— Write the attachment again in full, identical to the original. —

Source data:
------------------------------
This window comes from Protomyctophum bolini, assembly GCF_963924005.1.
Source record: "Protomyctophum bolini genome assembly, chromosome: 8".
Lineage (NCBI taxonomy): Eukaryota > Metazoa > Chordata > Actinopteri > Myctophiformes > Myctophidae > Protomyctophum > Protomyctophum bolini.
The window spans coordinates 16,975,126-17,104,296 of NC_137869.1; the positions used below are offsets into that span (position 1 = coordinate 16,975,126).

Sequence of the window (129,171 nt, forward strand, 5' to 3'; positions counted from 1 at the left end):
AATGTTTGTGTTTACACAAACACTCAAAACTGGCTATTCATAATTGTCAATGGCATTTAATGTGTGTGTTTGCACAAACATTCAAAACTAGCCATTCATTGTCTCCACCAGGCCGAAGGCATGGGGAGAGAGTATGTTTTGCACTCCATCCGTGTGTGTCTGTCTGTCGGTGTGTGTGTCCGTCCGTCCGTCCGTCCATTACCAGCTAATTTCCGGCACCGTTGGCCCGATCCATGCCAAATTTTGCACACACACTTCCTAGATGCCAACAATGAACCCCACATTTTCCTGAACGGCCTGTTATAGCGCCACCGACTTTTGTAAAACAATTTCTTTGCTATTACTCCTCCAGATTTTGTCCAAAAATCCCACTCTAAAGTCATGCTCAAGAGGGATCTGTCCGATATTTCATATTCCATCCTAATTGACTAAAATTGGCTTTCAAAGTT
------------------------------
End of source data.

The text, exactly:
This window comes from Protomyctophum bolini, assembly GCF_963924005.1.
Source record: "Protomyctophum bolini genome assembly, chromosome: 8".
Lineage (NCBI taxonomy): Eukaryota > Metazoa > Chordata > Actinopteri > Myctophiformes > Myctophidae > Protomyctophum > Protomyctophum bolini.
The window spans coordinates 16,975,126-17,104,296 of NC_137869.1; the positions used below are offsets into that span (position 1 = coordinate 16,975,126).

Sequence of the window (129,171 nt, forward strand, 5' to 3'; positions counted from 1 at the left end):
AATGTTTGTGTTTACACAAACACTCAAAACTGGCTATTCATAATTGTCAATGGCATTTAATGTGTGTGTTTGCACAAACATTCAAAACTAGCCATTCATTGTCTCCACCAGGCCGAAGGCATGGGGAGAGAGTATGTTTTGCACTCCATCCGTGTGTGTCTGTCTGTCGGTGTGTGTGTCCGTCCGTCCGTCCGTCCATTACCAGCTAATTTCCGGCACCGTTGGCCCGATCCATGCCAAATTTTGCACACACACTTCCTAGATGCCAACAATGAACCCCACATTTTCCTGAACGGCCTGTTATAGCGCCACCGACTTTTGTAAAACAATTTCTTTGCTATTACTCCTCCAGATTTTGTCCAAAAATCCCACTCTAAAGTCATGCTCAAGAGGGATCTGTCCGATATTTCATATTCCATCCTAATTGACTAAAATTGGCTTTCAAAGTT